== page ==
Writing Effective Cover Letters

Tracey Mottershead
26 September 2016

You’re out shopping for a new dress and have a good idea about what you want to buy, but you’re leaving your options open.  Often it’s the store window display, their visual merchandising, the ‘look’, that makes you want to walk in and buy. The same goes with effective cover letters.  That one page note is your personal shop-front when applying for roles and it will either entice a recruiter to investigate further, or encourage them to move on to the next store without venturing in.

A cover letter is your introduction and it needs to motivate a potential employer to read your application and review your cv.  The letter needs to include a brief introduction of yourself and the reason you are writing – are you applying for an advertised role or simply expressing your interest in working for the organisation?  It should also include why you feel you are suitable for the position rather than leaving the reader to work that out for themselves.

Here’s my tips for a great cover letter.

  • Pick one simple font, it’s not the time to get fancy. I recommend Arial, Calibri and Times New Roman and the size should ideally be 10 – 12.  
  • Keep it short, ideally only 3-4 short paragraphs.
  • If printing it out, use good quality, plain paper, no colours or embossing.
  • Address the letter to an actual person rather than Dear Sir/Madam. One phone call is all it takes to find this out.
  • If there are selection criteria to be addressed, do so in a separate document, but mention this in your cover letter (the advertisement may expressly ask you to address the criteria within your cover letter, in which case, follow the advertisement).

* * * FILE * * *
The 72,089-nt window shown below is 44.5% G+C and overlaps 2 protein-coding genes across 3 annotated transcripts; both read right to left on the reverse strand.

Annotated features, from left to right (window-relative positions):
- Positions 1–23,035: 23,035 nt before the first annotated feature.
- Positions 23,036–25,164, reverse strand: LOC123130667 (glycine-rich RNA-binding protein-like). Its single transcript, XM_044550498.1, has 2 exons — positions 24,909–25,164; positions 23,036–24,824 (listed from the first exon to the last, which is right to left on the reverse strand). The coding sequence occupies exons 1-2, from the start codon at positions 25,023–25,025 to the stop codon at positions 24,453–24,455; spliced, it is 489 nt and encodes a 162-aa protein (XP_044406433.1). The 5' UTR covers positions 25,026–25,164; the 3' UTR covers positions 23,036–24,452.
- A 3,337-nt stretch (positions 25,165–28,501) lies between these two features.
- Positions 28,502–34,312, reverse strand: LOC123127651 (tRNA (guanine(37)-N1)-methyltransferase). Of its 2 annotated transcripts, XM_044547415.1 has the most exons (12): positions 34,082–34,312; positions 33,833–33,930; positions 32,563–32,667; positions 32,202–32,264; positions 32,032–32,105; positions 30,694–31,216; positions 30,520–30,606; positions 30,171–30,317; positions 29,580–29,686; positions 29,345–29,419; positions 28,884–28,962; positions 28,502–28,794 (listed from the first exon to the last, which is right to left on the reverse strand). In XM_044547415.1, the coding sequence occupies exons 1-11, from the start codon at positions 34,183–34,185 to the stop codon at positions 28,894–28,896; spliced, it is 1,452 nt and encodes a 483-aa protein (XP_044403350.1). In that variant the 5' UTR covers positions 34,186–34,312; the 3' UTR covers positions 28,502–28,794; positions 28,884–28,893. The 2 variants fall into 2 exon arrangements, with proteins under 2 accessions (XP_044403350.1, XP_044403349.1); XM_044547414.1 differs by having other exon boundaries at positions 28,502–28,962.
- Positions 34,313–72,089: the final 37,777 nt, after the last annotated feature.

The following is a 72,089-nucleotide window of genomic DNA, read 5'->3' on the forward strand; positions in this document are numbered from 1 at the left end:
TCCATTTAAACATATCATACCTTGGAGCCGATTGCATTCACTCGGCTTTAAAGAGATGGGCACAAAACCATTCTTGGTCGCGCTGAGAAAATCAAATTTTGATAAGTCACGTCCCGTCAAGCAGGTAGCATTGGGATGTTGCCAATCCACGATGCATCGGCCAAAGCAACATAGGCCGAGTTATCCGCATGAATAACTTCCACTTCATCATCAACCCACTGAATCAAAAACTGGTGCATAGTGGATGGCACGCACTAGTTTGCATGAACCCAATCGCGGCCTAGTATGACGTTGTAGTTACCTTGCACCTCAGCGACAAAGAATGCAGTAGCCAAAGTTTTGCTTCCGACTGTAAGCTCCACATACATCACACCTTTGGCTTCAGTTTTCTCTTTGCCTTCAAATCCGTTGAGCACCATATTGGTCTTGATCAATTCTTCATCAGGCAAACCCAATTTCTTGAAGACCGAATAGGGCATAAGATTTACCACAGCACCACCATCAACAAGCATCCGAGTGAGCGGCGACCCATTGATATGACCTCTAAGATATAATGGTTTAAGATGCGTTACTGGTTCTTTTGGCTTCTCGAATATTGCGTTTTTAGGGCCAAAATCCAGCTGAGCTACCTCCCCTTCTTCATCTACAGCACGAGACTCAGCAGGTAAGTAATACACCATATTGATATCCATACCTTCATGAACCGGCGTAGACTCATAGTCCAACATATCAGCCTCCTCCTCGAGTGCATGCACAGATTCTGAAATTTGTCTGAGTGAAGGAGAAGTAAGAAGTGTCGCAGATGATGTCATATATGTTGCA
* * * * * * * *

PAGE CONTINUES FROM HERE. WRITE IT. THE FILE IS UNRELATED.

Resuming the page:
• Use the first paragraph to introduce yourself and explain why you are writing,
  • Use the next paragraph to summarise your relevant qualifications and experience.
  • If possible, make mention of the organisation and why you want to work there in the third paragraph.  It shows that your letter has been written for specifically for this application and is not generic.
  • Do everything requested within the advertisement, e.g. using the correct file format for online applications, the required number of referees, your expectations of salary, even the subject line of your email.  

Recruiters generally spend less than a minute per submission when doing a first review of applications, particularly if there has been significant interest in a role.  A great cover letter will not only get you through the initial ‘cull’, but will entice the recruiter to review your cv and put you in the pile of ‘to be considered’, rather than just the pile of ‘survived the cull’. 

You’ve spent a lot of time and effort building your career and preparing your cv, so don’t let your cover letter cause a prospective employer to keep walking – invite them in to see what you have to offer.